Second World War: Rosie the Riveter

Oklahoman recalls rationing and working at as a 'Rosie the Riveter'.

| Good Old Days


When rationing started, I was in high school. With two other students, I helped sign people up for their ration books. One lady refused to tell her age, so she got no book. 

The book was like a book of stamps. Each can of food, pound of sugar, shortening, coffee or meat cost so many stamps. The meat stamps were red; the canned food stamps blue. You could manage, though you had few choices.        :

Laundry soap was not available where I was. Washing clothes with hand soap using a scrub brush on the shower floor was no fun. Toilet paper was seldom available. I saved stamps for two months for a can of pineapple I craved. There was no black pepper. Enough gasoline was rationed to go to work.

For some reason there were no sheets, elastic panties, hose or men's shorts. We wore khaki-colored rayon panties that buttoned.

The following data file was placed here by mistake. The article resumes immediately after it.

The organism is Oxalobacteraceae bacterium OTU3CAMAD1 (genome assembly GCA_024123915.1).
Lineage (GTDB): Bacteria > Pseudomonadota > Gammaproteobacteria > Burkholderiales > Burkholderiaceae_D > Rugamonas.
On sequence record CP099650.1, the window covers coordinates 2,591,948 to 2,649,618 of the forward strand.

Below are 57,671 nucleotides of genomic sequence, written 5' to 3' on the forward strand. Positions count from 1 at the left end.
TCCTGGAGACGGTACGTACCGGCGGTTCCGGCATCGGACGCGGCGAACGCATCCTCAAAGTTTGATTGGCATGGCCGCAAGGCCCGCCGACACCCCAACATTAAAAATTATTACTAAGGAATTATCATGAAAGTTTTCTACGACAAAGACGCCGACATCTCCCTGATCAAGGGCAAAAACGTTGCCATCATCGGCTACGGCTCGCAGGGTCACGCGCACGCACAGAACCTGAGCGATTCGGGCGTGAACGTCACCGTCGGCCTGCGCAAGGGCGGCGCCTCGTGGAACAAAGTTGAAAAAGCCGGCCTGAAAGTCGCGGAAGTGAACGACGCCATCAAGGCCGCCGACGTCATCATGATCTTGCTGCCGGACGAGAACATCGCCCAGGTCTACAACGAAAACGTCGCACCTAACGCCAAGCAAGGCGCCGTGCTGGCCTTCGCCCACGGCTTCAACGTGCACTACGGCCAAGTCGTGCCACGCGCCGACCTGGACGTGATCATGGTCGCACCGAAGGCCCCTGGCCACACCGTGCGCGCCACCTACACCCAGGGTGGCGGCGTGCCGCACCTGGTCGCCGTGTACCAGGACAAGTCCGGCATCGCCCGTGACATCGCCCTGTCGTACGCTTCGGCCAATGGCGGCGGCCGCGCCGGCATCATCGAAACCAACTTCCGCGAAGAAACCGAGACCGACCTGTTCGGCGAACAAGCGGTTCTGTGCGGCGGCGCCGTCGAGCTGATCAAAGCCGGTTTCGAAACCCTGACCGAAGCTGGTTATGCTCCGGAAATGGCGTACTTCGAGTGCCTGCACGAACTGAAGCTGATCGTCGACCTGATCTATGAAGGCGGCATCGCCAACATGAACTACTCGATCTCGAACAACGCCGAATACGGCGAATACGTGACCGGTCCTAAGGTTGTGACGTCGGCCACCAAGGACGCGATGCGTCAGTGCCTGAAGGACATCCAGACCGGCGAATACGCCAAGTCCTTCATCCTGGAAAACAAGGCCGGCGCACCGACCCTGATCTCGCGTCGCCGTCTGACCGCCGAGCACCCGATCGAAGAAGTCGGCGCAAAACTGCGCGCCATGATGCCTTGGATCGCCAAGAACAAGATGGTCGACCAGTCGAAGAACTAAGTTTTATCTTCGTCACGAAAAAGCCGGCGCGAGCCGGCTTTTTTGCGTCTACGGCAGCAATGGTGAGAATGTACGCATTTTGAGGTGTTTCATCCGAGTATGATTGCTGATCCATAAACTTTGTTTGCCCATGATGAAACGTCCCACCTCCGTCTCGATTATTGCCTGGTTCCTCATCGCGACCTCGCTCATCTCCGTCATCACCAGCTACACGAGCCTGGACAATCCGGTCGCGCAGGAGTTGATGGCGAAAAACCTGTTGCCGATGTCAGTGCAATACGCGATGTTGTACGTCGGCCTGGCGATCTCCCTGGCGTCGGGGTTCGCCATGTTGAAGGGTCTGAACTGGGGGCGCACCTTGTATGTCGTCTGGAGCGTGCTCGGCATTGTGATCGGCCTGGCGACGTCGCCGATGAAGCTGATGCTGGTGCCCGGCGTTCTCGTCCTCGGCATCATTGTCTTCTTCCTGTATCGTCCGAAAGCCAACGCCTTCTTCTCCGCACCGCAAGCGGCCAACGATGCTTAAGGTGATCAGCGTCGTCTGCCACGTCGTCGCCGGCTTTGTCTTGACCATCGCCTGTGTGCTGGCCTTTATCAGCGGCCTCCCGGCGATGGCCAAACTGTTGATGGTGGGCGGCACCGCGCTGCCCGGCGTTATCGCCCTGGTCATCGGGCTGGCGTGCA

You got one pair of leather shoes a year. The rest of the time you wore cloth shoes. If you had a defense job, you could get steel-toed leather shoes - no stamps. They gave me corns.

When you shopped, you took your stamps, the tokens they gave you in change and your money. With sorghum or honey, we made mayonnaise cakes - no stamps. We had no bacon those years, and meat was scarce. We had meat stamps left over.






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